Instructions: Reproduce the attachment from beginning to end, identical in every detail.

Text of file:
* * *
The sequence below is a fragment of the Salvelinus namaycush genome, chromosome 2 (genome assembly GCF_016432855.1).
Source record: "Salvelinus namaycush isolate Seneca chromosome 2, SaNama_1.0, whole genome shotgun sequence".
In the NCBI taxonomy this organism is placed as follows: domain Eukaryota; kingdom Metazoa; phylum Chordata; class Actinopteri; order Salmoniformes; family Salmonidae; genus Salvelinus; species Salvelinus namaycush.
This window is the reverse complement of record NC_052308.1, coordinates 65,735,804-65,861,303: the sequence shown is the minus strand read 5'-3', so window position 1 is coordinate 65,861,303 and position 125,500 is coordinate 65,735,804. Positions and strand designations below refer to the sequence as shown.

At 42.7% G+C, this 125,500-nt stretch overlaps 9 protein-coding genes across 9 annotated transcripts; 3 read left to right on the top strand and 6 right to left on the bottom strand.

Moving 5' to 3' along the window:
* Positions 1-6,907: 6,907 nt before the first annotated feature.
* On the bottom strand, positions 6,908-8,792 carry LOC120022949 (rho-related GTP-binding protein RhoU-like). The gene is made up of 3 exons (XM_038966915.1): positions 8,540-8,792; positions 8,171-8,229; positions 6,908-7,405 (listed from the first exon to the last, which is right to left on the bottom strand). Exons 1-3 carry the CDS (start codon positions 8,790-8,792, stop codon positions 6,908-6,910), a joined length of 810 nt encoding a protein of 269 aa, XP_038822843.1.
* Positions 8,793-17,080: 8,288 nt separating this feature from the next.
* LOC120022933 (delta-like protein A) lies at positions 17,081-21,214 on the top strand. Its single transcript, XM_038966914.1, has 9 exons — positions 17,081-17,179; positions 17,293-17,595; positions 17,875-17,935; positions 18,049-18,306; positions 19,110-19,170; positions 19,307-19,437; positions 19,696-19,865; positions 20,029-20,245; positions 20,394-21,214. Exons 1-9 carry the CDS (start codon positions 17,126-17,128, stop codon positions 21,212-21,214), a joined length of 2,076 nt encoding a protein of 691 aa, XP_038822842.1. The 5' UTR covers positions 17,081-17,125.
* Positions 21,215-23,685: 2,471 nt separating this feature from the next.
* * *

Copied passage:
The sequence below is a fragment of the Salvelinus namaycush genome, chromosome 2 (genome assembly GCF_016432855.1).
Source record: "Salvelinus namaycush isolate Seneca chromosome 2, SaNama_1.0, whole genome shotgun sequence".
In the NCBI taxonomy this organism is placed as follows: domain Eukaryota; kingdom Metazoa; phylum Chordata; class Actinopteri; order Salmoniformes; family Salmonidae; genus Salvelinus; species Salvelinus namaycush.
This window is the reverse complement of record NC_052308.1, coordinates 65,735,804-65,861,303: the sequence shown is the minus strand read 5'-3', so window position 1 is coordinate 65,861,303 and position 125,500 is coordinate 65,735,804. Positions and strand designations below refer to the sequence as shown.

At 42.7% G+C, this 125,500-nt stretch overlaps 9 protein-coding genes across 9 annotated transcripts; 3 read left to right on the top strand and 6 right to left on the bottom strand.

Moving 5' to 3' along the window:
* Positions 1-6,907: 6,907 nt before the first annotated feature.
* On the bottom strand, positions 6,908-8,792 carry LOC120022949 (rho-related GTP-binding protein RhoU-like). The gene is made up of 3 exons (XM_038966915.1): positions 8,540-8,792; positions 8,171-8,229; positions 6,908-7,405 (listed from the first exon to the last, which is right to left on the bottom strand). Exons 1-3 carry the CDS (start codon positions 8,790-8,792, stop codon positions 6,908-6,910), a joined length of 810 nt encoding a protein of 269 aa, XP_038822843.1.
* Positions 8,793-17,080: 8,288 nt separating this feature from the next.
* LOC120022933 (delta-like protein A) lies at positions 17,081-21,214 on the top strand. Its single transcript, XM_038966914.1, has 9 exons — positions 17,081-17,179; positions 17,293-17,595; positions 17,875-17,935; positions 18,049-18,306; positions 19,110-19,170; positions 19,307-19,437; positions 19,696-19,865; positions 20,029-20,245; positions 20,394-21,214. Exons 1-9 carry the CDS (start codon positions 17,126-17,128, stop codon positions 21,212-21,214), a joined length of 2,076 nt encoding a protein of 691 aa, XP_038822842.1. The 5' UTR covers positions 17,081-17,125.
* Positions 21,215-23,685: 2,471 nt separating this feature from the next.